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North Korea missile launch poses no danger to Russia: Defense Ministry

This undated picture released by North Korea's Korean Central News Agency (KCNA) on March 7, 2017 shows the launch of four ballistic missiles by the Korean People's Army (KPA) during a military drill at an undisclosed location in North Korea. (via wires)
The Russian Defense Ministry has rejected claims that North Korea’s latest ballistic missile test poses a danger to Moscow as it landed about 500 kilometers from its border.
“This missile launch represented no danger for the Russian Federation,” the ministry said in a statement on Sunday carried by official Russian news agencies.
“The Russian missile attack warning systems followed the ballistic target during its 23-minute flight until its landing in the central part of the Sea of Japan (about 500 kilometers from the Russian territory),” the statement added.
North Korea launched an intermediate-range ballistic missile from the northwestern city of Kusong at around 5:30 am (2030 GMT Saturday) and it flew about 700 kilometers (435 miles) before landing in the sea between North Korea and Japan, the South Korean military said in a statement.
According to the White House, President Donald Trump has called for “stronger sanctions” against North Korea and suggested that the missile test impacted “so close to Russian soil... the president cannot imagine that Russia is pleased.”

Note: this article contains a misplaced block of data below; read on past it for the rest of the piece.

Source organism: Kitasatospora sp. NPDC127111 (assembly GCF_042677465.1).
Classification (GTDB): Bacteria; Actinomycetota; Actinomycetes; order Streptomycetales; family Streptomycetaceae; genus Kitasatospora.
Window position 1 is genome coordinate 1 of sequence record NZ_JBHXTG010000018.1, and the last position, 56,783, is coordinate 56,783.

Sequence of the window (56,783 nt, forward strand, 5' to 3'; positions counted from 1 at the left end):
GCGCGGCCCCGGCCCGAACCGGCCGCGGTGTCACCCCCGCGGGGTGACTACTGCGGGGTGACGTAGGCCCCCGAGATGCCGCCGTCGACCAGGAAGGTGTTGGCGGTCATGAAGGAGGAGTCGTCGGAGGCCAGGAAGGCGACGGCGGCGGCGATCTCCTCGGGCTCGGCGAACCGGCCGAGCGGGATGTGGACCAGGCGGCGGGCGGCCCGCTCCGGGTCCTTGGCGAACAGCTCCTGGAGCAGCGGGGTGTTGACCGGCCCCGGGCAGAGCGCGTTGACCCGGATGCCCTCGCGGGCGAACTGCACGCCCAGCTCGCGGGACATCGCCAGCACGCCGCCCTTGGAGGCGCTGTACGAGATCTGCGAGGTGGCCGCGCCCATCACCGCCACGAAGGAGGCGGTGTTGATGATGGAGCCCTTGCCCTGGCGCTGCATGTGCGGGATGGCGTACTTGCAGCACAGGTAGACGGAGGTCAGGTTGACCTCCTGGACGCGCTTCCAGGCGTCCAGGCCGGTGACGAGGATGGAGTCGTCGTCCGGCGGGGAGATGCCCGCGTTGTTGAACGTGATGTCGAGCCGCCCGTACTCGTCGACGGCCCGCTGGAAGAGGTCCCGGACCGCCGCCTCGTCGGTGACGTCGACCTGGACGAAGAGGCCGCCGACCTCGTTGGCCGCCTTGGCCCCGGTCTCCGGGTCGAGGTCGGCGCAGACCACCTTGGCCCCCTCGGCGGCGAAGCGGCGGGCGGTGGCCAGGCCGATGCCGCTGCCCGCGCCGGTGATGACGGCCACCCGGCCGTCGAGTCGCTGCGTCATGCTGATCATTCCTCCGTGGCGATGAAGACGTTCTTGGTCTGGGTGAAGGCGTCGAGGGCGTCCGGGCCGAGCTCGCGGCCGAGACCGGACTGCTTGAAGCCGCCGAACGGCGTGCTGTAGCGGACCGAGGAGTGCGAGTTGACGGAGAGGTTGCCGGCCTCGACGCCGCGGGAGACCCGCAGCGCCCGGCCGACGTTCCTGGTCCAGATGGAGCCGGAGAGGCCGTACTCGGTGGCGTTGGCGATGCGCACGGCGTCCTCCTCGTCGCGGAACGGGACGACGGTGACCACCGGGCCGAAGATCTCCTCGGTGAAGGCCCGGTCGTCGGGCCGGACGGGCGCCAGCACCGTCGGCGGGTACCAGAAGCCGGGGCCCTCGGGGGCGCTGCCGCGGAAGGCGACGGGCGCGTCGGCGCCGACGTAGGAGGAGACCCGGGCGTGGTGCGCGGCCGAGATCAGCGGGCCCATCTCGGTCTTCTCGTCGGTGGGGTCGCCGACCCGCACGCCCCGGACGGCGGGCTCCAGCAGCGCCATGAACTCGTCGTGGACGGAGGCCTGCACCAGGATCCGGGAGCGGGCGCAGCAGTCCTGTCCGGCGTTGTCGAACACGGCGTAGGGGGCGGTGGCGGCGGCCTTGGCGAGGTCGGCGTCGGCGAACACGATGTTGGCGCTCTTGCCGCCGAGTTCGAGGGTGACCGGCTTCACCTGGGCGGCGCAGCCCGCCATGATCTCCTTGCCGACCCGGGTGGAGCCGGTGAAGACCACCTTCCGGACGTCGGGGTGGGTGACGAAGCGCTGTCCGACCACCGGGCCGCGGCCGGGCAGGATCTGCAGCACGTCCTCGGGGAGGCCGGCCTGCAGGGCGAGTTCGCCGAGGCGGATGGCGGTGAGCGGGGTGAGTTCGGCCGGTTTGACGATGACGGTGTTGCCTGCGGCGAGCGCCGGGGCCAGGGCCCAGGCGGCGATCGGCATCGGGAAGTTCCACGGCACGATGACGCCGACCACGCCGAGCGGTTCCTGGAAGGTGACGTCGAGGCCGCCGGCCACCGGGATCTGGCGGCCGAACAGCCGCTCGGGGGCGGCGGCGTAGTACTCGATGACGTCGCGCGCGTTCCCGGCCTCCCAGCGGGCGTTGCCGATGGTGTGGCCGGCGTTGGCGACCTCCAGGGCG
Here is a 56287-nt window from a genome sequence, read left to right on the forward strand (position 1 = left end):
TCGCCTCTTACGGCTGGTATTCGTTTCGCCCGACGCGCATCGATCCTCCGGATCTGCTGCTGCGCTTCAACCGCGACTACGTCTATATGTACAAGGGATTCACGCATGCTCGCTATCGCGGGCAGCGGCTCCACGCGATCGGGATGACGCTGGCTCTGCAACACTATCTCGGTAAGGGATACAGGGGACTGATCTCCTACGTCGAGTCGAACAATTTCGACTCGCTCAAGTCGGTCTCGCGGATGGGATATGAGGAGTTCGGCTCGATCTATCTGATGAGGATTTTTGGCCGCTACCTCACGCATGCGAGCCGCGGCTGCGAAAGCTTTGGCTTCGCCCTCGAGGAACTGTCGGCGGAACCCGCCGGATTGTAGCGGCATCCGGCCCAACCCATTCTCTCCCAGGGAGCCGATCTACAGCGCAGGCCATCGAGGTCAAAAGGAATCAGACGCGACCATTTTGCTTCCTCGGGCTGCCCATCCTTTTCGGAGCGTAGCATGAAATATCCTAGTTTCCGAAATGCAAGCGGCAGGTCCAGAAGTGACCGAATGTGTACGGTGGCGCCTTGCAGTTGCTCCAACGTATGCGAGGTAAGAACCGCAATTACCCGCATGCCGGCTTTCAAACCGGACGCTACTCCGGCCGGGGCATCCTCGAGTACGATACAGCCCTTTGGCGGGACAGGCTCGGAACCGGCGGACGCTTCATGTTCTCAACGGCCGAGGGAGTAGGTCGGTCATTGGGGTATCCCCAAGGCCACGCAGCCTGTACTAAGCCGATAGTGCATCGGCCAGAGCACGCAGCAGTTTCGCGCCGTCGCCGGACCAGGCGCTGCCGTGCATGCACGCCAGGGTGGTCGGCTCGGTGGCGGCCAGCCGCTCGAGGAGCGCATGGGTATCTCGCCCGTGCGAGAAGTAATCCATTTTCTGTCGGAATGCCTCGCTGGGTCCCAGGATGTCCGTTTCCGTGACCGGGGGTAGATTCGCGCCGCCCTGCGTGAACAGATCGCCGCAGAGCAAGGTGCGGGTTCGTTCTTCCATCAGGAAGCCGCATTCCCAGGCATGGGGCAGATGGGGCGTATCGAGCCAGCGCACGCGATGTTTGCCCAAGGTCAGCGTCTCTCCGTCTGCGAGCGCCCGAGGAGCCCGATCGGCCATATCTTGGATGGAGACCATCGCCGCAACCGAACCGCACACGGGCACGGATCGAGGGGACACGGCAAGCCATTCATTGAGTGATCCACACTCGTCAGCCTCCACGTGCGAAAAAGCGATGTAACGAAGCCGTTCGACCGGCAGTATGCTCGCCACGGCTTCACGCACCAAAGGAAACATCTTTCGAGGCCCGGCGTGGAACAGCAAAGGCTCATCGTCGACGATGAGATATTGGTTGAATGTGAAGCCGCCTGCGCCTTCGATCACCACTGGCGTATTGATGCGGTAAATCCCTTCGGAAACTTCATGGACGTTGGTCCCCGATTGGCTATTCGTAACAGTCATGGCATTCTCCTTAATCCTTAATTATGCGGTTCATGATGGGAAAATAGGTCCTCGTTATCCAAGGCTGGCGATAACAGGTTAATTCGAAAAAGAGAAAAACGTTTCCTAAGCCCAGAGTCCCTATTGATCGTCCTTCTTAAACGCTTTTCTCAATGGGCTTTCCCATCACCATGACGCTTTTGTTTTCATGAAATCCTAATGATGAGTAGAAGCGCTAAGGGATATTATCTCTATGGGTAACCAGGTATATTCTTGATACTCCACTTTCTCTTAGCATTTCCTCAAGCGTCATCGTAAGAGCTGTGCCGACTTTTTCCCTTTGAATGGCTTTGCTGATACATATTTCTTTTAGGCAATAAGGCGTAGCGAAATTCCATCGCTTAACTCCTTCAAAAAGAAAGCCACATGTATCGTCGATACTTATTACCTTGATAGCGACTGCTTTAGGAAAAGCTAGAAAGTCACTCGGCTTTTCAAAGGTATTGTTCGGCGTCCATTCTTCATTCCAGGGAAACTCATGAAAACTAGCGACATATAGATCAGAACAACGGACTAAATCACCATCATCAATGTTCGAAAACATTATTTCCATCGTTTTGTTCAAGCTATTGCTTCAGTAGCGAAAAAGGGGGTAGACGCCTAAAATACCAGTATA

“Let this latest provocation serve as a call for all nations to implement far stronger sanctions against North Korea," the White House said in a brief statement on Sunday, adding that the country “has been a flagrant menace for far too long.”
Japan has condemned the missile test as a violation of the United Nations Security Council resolutions with Chief Cabinet Secretary Yoshihide Suga saying that the missile test was a violation of the UN resolutions and that Japanese Prime Minister Shinzo Abe had severely condemned it.
“North Korea's repeated missile launches are a grave threat to our country and a clear violation of UN resolutions," Abe said.
Newly-elected South Korean President Moon Jae-in also condemned the launch as a "reckless provocation.”
"The president... expressed deep regret over the North's reckless provocation staged only days after the beginning of the new administration in the South," said spokesman.
China, North Korea's only major ally, however, urged restraint by “all relevant parties” in the wake of the test.
Tensions have been soaring high on the Korean Peninsula over the past weeks.
Unsettled by North Korean missile and military nuclear programs, the United States has adopted a war-like posture, sending a strike group to the region and conducting joint military drills with North Korea’s regional adversaries, Japan and South Korea.
Pyongyang defends its missile and nuclear programs as means of protecting the country from US hostility.
North Korea is already under multiple sets of international sanctions over its nuclear and ballistic missile programs.
The sanctions, however, have done little to deter the country from pursuing its nuclear and missile ambitions, which Pyongyang sees as a deterrent against a potential invasion by its adversaries.

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